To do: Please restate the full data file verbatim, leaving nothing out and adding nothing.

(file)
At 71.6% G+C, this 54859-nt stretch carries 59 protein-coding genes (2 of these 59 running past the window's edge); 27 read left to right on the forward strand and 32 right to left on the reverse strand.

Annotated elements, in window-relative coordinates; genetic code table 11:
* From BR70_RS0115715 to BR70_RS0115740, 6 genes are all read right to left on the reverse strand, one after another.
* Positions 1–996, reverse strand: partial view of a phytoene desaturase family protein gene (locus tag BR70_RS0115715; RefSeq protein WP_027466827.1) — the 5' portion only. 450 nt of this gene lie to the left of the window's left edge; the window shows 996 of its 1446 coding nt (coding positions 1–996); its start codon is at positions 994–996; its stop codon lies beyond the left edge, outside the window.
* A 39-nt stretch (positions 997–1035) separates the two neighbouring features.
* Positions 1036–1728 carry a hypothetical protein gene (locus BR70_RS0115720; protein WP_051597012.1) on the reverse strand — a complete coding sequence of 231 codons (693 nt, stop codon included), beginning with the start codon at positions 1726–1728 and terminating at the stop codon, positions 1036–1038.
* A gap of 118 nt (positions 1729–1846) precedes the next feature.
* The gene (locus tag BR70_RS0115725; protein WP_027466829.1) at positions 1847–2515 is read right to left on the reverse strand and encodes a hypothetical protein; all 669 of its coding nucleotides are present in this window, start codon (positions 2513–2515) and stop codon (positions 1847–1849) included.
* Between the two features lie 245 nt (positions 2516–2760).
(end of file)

At 71.6% G+C, this 54859-nt stretch carries 59 protein-coding genes (2 of these 59 running past the window's edge); 27 read left to right on the forward strand and 32 right to left on the reverse strand.

Annotated elements, in window-relative coordinates; genetic code table 11:
* From BR70_RS0115715 to BR70_RS0115740, 6 genes are all read right to left on the reverse strand, one after another.
* Positions 1–996, reverse strand: partial view of a phytoene desaturase family protein gene (locus tag BR70_RS0115715; RefSeq protein WP_027466827.1) — the 5' portion only. 450 nt of this gene lie to the left of the window's left edge; the window shows 996 of its 1446 coding nt (coding positions 1–996); its start codon is at positions 994–996; its stop codon lies beyond the left edge, outside the window.
* A 39-nt stretch (positions 997–1035) separates the two neighbouring features.
* Positions 1036–1728 carry a hypothetical protein gene (locus BR70_RS0115720; protein WP_051597012.1) on the reverse strand — a complete coding sequence of 231 codons (693 nt, stop codon included), beginning with the start codon at positions 1726–1728 and terminating at the stop codon, positions 1036–1038.
* A gap of 118 nt (positions 1729–1846) precedes the next feature.
* The gene (locus tag BR70_RS0115725; protein WP_027466829.1) at positions 1847–2515 is read right to left on the reverse strand and encodes a hypothetical protein; all 669 of its coding nucleotides are present in this window, start codon (positions 2513–2515) and stop codon (positions 1847–1849) included.
* Between the two features lie 245 nt (positions 2516–2760).